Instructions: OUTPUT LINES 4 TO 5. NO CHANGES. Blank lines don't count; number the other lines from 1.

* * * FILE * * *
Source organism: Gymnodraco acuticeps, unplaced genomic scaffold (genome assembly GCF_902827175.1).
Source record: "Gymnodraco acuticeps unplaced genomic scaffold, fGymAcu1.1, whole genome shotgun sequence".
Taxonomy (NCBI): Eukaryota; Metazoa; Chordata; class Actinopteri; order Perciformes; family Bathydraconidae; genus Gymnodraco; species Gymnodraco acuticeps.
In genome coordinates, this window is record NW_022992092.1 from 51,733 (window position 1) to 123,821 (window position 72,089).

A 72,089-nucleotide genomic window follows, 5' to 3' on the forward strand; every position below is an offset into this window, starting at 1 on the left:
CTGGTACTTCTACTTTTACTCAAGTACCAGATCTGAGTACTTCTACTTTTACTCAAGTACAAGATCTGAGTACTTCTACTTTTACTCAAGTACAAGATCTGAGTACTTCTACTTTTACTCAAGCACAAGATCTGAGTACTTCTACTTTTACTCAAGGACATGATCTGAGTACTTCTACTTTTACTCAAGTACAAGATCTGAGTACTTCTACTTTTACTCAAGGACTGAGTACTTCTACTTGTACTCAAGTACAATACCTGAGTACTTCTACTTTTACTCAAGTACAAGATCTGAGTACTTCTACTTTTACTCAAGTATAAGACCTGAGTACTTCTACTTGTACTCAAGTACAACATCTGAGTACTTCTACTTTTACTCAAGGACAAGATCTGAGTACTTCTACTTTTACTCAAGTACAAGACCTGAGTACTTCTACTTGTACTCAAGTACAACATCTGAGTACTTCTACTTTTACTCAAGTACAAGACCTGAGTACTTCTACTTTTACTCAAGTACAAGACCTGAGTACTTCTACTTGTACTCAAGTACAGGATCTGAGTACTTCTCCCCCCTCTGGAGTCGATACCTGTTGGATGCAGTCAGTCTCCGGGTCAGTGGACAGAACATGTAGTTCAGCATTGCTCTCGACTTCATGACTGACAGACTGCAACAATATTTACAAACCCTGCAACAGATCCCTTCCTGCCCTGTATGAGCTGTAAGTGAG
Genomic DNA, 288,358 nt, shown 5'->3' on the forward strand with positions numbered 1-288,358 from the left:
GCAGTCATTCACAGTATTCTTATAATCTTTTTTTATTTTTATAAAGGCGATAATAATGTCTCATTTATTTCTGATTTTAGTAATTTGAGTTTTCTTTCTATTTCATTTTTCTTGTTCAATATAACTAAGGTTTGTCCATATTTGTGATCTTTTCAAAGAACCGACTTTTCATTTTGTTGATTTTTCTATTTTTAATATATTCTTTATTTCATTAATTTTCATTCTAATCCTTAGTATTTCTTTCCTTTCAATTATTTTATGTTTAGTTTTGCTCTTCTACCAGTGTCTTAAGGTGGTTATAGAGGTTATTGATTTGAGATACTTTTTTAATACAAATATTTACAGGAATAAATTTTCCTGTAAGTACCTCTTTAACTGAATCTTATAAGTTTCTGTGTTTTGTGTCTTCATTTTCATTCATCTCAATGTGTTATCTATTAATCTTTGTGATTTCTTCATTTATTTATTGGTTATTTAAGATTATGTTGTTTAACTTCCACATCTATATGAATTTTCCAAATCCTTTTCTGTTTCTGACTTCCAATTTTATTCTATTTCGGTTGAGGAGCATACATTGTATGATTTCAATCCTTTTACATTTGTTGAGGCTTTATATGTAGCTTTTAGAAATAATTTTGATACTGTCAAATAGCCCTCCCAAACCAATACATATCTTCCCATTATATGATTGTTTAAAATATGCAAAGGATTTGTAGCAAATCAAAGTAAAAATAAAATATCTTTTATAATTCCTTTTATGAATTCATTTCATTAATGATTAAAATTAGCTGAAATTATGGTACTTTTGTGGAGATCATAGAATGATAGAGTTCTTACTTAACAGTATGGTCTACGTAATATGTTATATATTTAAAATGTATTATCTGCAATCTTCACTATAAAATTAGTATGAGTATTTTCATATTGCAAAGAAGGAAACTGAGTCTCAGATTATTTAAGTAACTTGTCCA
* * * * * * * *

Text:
In genome coordinates, this window is record NW_022992092.1 from 51,733 (window position 1) to 123,821 (window position 72,089).

A 72,089-nucleotide genomic window follows, 5' to 3' on the forward strand; every position below is an offset into this window, starting at 1 on the left: